The earth tone palette is perfect for matching the colors of the natural world. Painting from direct observation with a limited palette will force you see the subtleties of each color note you mix. You will pay closer attention to the color bias and its temperature. Using a earth tone palette you can work with color and still emphasize tonal values. This “family” of closely related earth tone colors lend themselves perfectly to producing light and shade and is one of the reasons that great artists, Rembrandt, Titian, Rubens, and Hals have produced such a large spectrum of colors from such a small core of pigments.

I see this simple harmonizing core of earth toned primaries inside almost all of the major representational painters I admire.
One of my favorite artists, Winslow Homer's palette was based on a low keyed palette of earth colors augmented with some umber and a blue.

Interesting that Edgar Payne, one of the most noted and misunderstood American landscape painters (this man was not an impressionist no matter what the “plein-air” crowd wants to believe, just look at his theories and practices) used a mixture of red, yellow, and blue as a harmonizer, which he referred to as the “soup” in his paintings. A neutral gray tone that is made from a mixture of Indian red, ultramarine blue, and a bit of yellow.

Why, because Payne knew just like the old masters that the best way to create harmony is by complementary mixtures, being that by each color mix having a bit of the colored "soup", assures a unity and harmony overall in the painting. Painting, especially “color” is about relationships, what happens to one color when next to another, how does it effect hue, value, chroma? Obviously there is a infinite number of colors we see in the world and attempting to match all those color notes let alone harmonies without some type of color “theory” would be overwhelming. Now, before we go off track here, I want to say there are endless books written on color theory. And I highly recommend Michael Wilcox's books on color. There are many other good ones in fact, but trying to understand color and how it works with out pulling out some paints and brushes is like trying to play the piano by looking at it.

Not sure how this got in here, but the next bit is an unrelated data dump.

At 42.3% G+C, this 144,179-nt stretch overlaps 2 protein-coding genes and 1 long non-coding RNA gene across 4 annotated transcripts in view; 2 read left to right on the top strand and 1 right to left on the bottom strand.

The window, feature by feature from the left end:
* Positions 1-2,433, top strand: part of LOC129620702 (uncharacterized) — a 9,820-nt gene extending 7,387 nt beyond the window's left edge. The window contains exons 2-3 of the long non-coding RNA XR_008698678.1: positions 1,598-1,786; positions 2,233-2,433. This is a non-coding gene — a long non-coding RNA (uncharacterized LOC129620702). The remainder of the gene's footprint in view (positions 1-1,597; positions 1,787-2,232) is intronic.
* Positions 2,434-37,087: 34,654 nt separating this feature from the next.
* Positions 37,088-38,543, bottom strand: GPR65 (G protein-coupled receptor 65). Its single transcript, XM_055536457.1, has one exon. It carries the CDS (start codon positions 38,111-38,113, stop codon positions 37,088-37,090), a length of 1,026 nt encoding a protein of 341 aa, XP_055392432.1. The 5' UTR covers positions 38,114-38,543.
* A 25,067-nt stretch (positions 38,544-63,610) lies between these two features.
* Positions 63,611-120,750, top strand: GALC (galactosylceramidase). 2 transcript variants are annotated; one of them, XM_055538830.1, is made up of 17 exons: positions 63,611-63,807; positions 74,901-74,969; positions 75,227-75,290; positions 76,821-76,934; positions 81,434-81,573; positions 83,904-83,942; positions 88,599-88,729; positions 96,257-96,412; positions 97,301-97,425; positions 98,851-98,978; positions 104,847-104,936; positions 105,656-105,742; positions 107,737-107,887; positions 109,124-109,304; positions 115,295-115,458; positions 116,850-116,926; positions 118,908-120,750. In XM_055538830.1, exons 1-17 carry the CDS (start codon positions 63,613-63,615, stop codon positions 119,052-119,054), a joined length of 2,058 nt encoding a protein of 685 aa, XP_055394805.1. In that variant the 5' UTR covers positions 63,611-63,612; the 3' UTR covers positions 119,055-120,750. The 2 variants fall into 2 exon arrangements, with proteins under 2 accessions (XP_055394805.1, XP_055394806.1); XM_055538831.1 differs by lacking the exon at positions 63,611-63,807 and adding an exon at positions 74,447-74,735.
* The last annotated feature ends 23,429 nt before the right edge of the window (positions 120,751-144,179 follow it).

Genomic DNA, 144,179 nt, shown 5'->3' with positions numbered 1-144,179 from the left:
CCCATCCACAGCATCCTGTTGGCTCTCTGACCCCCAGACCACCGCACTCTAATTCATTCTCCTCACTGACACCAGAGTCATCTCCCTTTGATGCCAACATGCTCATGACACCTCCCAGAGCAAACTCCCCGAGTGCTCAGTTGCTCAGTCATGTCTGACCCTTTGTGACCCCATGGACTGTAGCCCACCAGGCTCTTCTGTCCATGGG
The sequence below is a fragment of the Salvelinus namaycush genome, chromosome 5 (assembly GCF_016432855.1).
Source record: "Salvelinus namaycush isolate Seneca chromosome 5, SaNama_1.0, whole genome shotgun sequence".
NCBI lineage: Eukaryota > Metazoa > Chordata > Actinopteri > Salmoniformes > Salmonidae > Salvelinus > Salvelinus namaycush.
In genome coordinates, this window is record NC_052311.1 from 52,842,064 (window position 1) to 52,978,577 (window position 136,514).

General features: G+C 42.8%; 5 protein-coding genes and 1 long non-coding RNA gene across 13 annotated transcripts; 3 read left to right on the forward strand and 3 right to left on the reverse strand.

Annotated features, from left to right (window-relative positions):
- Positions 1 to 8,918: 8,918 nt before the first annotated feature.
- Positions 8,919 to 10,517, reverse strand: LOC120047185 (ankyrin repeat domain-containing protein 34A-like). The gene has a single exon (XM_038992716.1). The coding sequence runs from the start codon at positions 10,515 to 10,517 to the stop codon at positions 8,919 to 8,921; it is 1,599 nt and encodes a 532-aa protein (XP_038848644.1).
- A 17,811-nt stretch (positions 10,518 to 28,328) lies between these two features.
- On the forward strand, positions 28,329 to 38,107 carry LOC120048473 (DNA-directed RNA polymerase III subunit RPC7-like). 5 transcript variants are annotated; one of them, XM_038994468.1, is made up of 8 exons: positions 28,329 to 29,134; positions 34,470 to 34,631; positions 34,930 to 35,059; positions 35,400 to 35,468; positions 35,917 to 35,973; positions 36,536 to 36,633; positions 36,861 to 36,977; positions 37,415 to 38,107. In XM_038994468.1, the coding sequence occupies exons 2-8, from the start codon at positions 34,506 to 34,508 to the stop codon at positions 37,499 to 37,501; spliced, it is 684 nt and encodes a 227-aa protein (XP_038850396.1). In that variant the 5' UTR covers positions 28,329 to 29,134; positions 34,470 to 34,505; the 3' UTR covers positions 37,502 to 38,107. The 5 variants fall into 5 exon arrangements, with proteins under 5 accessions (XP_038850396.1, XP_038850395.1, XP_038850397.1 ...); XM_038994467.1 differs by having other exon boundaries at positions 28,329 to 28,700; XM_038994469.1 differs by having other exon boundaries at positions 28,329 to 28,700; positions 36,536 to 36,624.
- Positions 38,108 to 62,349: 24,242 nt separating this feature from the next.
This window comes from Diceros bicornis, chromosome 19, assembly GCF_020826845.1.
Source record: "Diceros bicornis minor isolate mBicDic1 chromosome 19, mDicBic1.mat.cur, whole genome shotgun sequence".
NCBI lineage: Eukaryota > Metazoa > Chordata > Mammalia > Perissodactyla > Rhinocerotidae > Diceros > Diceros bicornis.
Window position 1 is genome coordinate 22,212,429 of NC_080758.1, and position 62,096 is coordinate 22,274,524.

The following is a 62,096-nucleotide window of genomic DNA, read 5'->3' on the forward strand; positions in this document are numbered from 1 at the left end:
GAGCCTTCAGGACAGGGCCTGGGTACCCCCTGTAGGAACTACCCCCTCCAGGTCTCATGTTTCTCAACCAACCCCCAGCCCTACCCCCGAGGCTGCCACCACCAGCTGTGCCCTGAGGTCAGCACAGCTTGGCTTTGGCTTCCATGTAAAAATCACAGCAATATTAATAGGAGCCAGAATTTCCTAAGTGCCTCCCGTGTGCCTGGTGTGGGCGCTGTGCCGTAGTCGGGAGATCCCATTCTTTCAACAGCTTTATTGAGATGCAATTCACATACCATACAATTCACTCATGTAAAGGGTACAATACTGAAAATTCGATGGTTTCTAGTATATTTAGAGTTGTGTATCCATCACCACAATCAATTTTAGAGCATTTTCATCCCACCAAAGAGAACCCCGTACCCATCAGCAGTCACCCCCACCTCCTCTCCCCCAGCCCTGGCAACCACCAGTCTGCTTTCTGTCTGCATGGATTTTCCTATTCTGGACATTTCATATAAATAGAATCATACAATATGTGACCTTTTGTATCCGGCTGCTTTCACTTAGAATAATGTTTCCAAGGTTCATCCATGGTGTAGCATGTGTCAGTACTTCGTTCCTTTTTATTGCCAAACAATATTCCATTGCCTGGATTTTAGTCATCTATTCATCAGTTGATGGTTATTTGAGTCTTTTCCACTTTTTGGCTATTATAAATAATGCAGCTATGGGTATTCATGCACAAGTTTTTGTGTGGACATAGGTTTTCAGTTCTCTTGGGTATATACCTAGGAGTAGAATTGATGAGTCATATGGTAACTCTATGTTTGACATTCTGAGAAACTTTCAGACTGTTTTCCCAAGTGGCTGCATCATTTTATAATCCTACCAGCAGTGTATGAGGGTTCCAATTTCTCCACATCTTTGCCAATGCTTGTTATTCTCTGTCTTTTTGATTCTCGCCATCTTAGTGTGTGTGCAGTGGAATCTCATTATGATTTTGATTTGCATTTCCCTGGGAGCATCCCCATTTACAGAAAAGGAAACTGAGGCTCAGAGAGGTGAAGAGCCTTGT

What Edgar Paynes "soup" tells us is that gray is the combination of the three primaries red, yellow and blue, understanding that gray can be warm, cool or neutral is important to understanding its use as an unifying color.
 The method or genius of a limited palette is that the complement of each color is the mixture of the other two colors, no easier way to use and harmonize color than to mix it from the primaries.